Lofty goals—like improving soil health—are easier for farmers to achieve if they can mark their progress. The growing demand for just such a ‘stake in the ground’ hasn’t gone unnoticed by university researchers and private industry, and a half-dozen soil health tests are either already available or in the making.

The Haney Soil Health Analysis is the most popular of these tests and is currently being run by seven commercial soil testing labs. The test combines measurements of a soil’s biological and chemical properties to come up with a soil health score ranging from 1 to 50 and then  provides cover crop recommendations to improve scores.

“This score serves as a benchmark for where your soil is now and retesting annually tracks benefits to soil health that result from changes like moving to no-till, adding to the crop rotation or utilizing cover crops,”  says Lance Gunderson, soil health specialist at Ward Laboratories in Kearney, Nebraska.

Aaron Hird, with USDA-NRCS, is working with farmers to understand and monitor soil health.

“Use of the Haney test—which costs $49.50—has increased rapidly and we’re running about 15,000 per year,” adds Gunderson. In most labs the Haney test is combined with a second soil health test—the Solvita CO2 Burst test. This test measures CO2 respiration which indicates the microbial biomass present in the soil.

Keeping score.  Cunningham, Kansas, farmer Gene Albers is running both these tests. “We sent samples from 16 fields and our Soil Health scores ranged from 4.6 to 11.1 in 2016 and 4.8 to 13.5 in 2017.  The lab recommends a cover crop mixture to improve the score,” says Albers.

The goal of the Haney test is to have a score above 7 that increases over time. Despite no-tilling for 21 years and the limited use of cover crops for nine years, nearly half of Albers’ fields were near or below that level.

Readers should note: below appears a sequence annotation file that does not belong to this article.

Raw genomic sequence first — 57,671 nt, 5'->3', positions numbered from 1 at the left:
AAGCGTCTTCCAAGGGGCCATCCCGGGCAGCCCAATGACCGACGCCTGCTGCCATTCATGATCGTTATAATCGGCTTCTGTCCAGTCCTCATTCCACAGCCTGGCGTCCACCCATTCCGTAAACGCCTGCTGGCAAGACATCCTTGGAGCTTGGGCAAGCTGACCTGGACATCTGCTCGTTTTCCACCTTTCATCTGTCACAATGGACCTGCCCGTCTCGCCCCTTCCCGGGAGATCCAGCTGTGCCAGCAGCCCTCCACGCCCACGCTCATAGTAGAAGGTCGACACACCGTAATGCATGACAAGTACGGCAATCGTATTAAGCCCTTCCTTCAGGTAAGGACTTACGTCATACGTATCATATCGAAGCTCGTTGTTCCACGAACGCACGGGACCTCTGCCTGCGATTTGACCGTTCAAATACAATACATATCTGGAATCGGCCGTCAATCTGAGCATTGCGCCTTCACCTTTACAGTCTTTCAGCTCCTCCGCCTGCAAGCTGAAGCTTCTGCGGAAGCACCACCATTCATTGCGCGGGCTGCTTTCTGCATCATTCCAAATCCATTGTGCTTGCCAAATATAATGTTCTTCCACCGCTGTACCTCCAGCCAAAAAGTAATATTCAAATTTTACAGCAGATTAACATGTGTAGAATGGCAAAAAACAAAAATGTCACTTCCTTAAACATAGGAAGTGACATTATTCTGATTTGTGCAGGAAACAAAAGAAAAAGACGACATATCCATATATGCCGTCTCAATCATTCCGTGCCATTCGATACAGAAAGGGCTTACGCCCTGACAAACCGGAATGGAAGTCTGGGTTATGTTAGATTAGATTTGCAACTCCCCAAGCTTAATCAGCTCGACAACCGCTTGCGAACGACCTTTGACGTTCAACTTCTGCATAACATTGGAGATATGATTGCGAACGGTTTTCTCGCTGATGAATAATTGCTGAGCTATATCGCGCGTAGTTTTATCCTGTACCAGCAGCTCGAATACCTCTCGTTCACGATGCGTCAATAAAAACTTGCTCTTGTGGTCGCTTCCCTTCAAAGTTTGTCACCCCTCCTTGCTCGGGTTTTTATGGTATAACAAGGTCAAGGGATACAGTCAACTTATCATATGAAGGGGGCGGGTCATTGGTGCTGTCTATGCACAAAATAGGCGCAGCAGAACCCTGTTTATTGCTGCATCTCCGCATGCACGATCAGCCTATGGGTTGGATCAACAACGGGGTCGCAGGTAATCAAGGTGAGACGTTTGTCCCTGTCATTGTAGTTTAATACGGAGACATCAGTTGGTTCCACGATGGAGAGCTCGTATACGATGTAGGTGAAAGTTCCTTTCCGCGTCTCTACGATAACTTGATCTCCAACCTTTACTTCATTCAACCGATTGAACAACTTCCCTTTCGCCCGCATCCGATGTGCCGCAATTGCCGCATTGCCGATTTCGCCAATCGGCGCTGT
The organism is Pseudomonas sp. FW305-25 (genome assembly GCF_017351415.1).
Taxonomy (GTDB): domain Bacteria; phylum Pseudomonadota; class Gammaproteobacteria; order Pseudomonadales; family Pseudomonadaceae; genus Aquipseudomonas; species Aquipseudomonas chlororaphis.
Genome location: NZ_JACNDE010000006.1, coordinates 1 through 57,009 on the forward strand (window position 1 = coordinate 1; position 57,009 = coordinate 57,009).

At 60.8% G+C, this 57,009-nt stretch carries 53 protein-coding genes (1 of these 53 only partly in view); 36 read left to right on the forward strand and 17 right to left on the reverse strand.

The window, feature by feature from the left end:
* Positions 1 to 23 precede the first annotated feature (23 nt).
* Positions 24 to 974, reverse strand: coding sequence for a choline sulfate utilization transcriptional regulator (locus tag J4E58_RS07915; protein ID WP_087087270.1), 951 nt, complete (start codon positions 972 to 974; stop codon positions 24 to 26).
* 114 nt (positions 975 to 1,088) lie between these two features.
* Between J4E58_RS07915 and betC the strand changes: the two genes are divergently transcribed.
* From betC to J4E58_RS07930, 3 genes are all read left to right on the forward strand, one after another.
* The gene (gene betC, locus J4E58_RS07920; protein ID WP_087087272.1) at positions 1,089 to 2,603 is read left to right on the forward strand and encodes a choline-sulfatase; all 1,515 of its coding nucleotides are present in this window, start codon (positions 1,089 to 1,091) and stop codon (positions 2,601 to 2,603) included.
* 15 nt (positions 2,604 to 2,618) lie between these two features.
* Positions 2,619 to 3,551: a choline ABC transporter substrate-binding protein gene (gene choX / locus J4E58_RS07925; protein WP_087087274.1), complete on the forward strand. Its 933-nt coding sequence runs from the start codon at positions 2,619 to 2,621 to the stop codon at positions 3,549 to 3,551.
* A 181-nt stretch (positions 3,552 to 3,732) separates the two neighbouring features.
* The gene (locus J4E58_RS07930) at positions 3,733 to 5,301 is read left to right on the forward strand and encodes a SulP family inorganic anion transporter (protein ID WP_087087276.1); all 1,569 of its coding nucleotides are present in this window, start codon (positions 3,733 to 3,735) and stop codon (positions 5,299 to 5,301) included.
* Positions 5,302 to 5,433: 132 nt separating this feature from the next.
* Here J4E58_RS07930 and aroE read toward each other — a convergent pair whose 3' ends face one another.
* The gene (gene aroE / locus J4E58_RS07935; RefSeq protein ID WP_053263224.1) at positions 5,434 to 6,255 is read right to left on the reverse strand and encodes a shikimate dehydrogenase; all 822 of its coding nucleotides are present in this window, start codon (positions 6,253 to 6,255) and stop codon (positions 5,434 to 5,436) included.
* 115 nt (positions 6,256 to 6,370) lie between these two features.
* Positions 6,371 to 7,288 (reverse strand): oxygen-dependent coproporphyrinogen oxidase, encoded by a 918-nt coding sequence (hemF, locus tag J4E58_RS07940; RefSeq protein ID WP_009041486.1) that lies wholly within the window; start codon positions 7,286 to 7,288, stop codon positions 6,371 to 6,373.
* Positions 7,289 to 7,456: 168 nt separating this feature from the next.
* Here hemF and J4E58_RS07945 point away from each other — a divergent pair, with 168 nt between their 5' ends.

“We were using a wheat/double crop (milo or sorghum sudan)/full season milo rotation and were baling all the residue after the milo harvests, so we weren’t returning crop residue for the soil microbes. Now, we’re planting cover crops in the wheat stubble and no longer baling the crop residue, though we do graze it lightly over the winter,” says Albers.

On the fields with the lowest health score, Albers made the decision to remove grain production completely. “We’re growing nothing but cover crops—mainly mixed species of clover—on those fields for two years to improve the soil. We know the benefits will be slow to pay off, but we’re convinced we’re doing the right thing,” he adds.

Kansas farmer Gene Albers is learning to use a pair of soil health tests to measure the impact of leaving more crop residue on his fields and incorporating cover crops into his crop rotation.

Other tests. One limitation of the Haney test is that it doesn’t consider the physical aspects of soil quality like aggregate stability, water infiltration, soil compaction and other factors. Cornell University’s Soil Health Assessment includes some of those factors, but a long turn-around time limits its practical use.

Aaron Hird, USDA-NRCS soil health specialist in Nebraska, and others in NRCS are working to identify the resource concerns and develop tools and techniques to also help farmers monitor and improve soil health.

“We’re working with 17 farms across the state to demonstrate soil health management systems and the use of monitoring tools like the Haney Test — along with the assessment of eight or ten other dynamic properties to document improvement,” he says. 

Read more